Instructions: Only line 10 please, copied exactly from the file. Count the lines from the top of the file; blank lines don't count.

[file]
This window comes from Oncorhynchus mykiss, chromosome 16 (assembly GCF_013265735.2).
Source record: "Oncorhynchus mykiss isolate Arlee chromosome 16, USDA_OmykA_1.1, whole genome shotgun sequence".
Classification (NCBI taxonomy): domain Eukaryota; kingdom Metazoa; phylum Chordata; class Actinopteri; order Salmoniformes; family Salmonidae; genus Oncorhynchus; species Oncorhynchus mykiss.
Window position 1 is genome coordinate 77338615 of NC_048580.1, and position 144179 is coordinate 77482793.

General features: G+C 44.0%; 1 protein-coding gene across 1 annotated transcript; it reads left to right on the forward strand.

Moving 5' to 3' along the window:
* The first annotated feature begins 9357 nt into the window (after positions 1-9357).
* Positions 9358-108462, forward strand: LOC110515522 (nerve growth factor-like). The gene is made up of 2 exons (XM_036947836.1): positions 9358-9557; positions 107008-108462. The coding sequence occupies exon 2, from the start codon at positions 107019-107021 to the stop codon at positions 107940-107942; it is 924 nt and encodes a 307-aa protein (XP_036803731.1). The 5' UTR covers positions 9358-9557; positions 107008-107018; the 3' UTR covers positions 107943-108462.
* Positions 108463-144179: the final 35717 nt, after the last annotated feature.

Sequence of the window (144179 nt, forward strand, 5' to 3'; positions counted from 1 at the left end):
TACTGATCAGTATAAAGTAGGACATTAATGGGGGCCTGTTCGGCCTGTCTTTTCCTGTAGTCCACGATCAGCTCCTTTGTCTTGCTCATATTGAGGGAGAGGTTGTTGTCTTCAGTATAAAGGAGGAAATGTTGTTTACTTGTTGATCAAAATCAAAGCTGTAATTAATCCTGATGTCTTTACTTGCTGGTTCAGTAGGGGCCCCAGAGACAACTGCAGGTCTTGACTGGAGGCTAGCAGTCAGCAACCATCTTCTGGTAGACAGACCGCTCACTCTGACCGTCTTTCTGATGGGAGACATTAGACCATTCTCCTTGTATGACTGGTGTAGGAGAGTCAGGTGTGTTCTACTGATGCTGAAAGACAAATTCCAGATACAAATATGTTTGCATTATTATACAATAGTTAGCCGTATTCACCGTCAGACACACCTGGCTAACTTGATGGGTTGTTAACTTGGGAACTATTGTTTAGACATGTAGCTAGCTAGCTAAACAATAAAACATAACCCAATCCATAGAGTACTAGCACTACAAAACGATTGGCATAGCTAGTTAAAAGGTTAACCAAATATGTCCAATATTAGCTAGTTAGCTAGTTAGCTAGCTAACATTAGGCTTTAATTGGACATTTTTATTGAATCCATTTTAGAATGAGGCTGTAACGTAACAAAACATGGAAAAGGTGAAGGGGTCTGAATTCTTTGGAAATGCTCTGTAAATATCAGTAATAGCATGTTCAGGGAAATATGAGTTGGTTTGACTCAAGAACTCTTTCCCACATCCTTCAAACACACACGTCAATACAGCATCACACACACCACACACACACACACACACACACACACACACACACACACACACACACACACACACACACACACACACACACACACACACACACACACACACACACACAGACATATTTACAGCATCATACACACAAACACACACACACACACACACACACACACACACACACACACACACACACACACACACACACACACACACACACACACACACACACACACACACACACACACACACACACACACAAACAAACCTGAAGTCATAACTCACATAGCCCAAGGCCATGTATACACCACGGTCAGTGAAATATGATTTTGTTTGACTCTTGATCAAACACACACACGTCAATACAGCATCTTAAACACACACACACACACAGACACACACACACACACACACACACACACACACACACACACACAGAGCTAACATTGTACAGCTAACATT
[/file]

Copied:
Sequence of the window (144179 nt, forward strand, 5' to 3'; positions counted from 1 at the left end):